Although the mission of Yellowstone National Park is to prevent change to the park’s ecosystem, changes are made in and around the park to simultaneously benefit guests and the environment. There are new rules, technological advancements and renovations to look forward to when visiting the first national park in the U.S.

No drones

With a wave of camera technology, drones became an innovative way to capture incredible images from high above the surface. The human-pilot aircrafts work with a hand-held base controllers, reaching heights of 400 feet.

Drones were not technically permitted nor unauthorized in the park based on the fact that they never really had a presence there – until they did. In June 2014, after concerns about the safety of wildlife and guests arose in response to the use of drones in state parks, a ban was enforced.

In August of that year, a drone was illegally flown in the park, resulting in it crashing into Grand Prismatic Spring. The crashed drone has never been recovered to avoid further damage to the fragile ecosystem.

Flying drones in the park is a serious crime that can result in fines up to $5,000, significant jail time and years of probation.


The webcams aren’t totally new but their locations are, especially the newest location perched atop Old Faithful Inn, pointed directly at the parks leading attraction, Old Faithful geyser. The webcam comes complete with an eruption predictor, letting watchers know the exact time the famed geyser will explode. It is the only live-streaming webcam in the park.

Eight more webcams offer static images that provide views of wildlife, current conditions and park entrances at Roosevelt Arch, Electric Peak, Travertine Terraces and Parade Ground, Mount Washburn - Northeastern View, Mount Washburn - Southern View, West Entrance - Current Conditions at Gate, West Entrance - Heading into the Park, and Yellowstone Lake.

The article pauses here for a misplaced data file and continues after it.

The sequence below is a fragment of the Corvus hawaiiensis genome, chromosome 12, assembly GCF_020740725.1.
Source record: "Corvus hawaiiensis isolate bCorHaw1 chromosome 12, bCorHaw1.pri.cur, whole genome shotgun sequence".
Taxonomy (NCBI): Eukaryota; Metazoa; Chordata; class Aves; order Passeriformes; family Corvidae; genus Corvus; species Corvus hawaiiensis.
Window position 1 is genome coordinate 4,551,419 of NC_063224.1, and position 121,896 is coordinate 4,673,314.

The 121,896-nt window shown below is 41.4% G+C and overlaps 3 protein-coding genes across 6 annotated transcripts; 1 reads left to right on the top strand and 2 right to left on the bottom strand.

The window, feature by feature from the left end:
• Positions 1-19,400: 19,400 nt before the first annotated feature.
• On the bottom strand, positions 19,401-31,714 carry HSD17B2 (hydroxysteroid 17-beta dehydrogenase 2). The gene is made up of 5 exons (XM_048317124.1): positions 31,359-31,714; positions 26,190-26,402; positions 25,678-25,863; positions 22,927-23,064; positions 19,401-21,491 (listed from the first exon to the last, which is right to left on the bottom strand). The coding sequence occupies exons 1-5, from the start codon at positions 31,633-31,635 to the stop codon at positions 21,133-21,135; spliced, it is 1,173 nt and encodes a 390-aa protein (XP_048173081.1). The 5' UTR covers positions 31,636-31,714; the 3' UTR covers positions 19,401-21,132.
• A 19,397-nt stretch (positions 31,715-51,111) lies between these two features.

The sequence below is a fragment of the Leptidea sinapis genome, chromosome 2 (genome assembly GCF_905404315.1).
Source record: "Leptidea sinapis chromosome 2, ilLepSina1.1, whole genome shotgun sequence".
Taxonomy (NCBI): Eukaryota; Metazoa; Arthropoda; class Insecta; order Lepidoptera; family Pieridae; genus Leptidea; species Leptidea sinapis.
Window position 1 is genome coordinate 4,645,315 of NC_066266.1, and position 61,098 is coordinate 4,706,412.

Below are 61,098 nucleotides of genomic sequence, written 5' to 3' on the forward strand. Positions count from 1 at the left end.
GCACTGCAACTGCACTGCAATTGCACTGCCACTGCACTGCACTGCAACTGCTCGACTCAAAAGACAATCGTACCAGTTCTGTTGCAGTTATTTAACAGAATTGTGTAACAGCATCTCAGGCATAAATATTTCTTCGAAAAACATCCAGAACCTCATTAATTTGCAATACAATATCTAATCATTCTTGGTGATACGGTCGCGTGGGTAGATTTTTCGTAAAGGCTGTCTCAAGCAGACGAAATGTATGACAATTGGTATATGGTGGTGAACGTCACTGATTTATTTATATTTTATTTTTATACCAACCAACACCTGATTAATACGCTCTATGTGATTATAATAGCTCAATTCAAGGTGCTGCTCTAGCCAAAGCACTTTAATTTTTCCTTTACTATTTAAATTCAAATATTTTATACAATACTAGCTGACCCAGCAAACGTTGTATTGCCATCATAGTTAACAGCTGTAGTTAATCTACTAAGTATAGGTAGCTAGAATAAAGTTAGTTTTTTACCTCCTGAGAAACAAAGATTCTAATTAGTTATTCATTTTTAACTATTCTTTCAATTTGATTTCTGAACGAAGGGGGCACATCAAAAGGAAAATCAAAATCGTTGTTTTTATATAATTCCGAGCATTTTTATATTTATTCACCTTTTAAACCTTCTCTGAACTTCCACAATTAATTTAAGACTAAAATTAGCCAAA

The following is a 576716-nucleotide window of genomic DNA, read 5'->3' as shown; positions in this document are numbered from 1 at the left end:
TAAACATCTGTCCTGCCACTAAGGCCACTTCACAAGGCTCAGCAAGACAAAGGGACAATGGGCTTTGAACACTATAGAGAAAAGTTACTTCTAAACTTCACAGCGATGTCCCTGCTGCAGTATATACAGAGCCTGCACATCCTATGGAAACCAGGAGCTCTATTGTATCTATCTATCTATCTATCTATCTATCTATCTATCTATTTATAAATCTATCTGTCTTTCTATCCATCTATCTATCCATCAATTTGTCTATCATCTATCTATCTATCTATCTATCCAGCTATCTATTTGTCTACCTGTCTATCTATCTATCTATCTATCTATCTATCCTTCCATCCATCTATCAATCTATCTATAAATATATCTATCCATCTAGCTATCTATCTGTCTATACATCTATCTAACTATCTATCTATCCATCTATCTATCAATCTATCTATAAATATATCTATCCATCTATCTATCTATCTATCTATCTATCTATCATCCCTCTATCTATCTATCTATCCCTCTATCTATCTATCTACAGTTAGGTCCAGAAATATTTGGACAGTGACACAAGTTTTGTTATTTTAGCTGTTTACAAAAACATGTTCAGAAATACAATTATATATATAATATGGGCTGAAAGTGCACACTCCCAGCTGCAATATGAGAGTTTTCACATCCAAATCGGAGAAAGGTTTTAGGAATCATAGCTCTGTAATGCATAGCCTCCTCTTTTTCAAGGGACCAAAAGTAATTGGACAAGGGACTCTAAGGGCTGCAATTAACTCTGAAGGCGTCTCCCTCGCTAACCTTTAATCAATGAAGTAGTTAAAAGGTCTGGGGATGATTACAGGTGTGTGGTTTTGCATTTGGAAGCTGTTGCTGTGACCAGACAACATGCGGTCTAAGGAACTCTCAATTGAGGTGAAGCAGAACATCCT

Not only do the webcams offer fascinating images but can also help predict traveling into the park. In addition, the webcams have descriptions of history and information that makes the viewing experience even more meaningful.

For more information, visit nps.gov.

Remodeled Mammoth Hotel

Mammoth Hot Springs Hotel and Cabins have been a staple at the park since 1882, when it was originally built and named after the neighboring springs. An additional wing was added for lodging in 1911, as well as the famous Map Room, with its sizeable wooden map of the U.S. The hotel underwent renovations in 1936 and has remain so for the last 60 years – mostly from concern of damaging earthquakes.

Still, the safety and comfort of guests was most important and construction began with accessibility improvements, updated fire protection systems, seismic stabilization and private bathrooms to each guest room. Guests may experience concrete and asphalt work in and around the hotel.

The hotel’s premium rooms have also been recently renovated with larger beds, new furniture, telephones, coffee makers, refrigerators, hair dryers and fans.

The Mammoth also offers frontier cabins, providing only the basic necessities for an overnight stay like a shower, sink and toilet; hot tub cabins, which are exactly like frontier cabins but with a six-person hot tub; and cabin-style units without a private bathroom – but there are shared bathrooms nearby.

And remember, you are in Yellowstone National Park, there is no television or radio, and internet and cell service can be shoddy – enjoy the land, the simplicity of nature, away from the busy world of social media and Netflix. It is a vacation after all.

Mammoth Hot Springs Hotel and Cabins opens April 26 and closes Nov. 3. For more information, call (307) 344-7311 or visit yellowstonenationalparklodges.com.

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